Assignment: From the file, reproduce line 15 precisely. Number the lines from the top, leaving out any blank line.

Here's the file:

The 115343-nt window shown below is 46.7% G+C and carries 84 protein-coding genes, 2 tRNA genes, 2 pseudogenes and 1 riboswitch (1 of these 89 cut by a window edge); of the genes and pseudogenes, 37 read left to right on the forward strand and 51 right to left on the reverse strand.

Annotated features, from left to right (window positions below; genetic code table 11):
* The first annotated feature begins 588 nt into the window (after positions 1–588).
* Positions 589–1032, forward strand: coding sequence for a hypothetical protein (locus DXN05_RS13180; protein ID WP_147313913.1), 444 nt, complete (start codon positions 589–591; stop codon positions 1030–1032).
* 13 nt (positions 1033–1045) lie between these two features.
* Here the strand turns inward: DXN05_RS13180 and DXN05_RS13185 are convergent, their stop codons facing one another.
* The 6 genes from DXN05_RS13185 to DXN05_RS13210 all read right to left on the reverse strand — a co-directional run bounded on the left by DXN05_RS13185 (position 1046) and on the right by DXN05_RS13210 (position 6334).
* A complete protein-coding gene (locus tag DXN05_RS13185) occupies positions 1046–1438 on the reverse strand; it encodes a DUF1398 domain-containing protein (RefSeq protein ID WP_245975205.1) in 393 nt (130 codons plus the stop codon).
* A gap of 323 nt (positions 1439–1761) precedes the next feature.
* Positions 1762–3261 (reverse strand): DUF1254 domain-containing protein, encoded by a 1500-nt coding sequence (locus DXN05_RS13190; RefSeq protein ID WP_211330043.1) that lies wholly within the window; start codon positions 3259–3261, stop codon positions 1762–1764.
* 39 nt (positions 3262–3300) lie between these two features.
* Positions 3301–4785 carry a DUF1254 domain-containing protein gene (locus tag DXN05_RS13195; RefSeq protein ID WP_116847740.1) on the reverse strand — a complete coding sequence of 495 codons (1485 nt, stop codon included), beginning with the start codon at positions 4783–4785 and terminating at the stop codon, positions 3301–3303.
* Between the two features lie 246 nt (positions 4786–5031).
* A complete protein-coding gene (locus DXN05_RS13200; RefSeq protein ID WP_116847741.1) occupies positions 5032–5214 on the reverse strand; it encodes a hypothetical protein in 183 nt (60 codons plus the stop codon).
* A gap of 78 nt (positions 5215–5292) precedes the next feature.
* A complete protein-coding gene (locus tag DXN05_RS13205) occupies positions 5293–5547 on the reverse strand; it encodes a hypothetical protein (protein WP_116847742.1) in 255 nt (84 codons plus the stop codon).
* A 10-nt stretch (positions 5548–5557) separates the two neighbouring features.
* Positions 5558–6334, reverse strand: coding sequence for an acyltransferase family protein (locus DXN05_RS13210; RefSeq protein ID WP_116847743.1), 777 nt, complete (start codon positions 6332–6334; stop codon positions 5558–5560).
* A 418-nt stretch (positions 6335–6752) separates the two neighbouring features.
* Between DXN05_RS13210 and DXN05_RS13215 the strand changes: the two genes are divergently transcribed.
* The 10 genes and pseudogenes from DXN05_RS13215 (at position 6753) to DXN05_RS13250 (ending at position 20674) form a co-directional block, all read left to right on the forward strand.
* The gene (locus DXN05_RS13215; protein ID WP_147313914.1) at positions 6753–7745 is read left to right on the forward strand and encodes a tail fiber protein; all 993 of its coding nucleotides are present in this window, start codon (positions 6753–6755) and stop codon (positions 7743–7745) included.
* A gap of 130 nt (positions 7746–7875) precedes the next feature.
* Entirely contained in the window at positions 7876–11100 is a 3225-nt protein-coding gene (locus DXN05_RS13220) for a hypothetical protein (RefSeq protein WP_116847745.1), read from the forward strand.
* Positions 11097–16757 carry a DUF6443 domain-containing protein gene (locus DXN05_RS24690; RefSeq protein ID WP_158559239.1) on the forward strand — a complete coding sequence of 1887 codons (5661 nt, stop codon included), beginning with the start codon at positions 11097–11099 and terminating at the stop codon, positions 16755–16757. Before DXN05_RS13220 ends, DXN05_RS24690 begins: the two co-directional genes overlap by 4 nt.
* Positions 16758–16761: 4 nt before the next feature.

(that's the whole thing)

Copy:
* A gap of 78 nt (positions 5215–5292) precedes the next feature.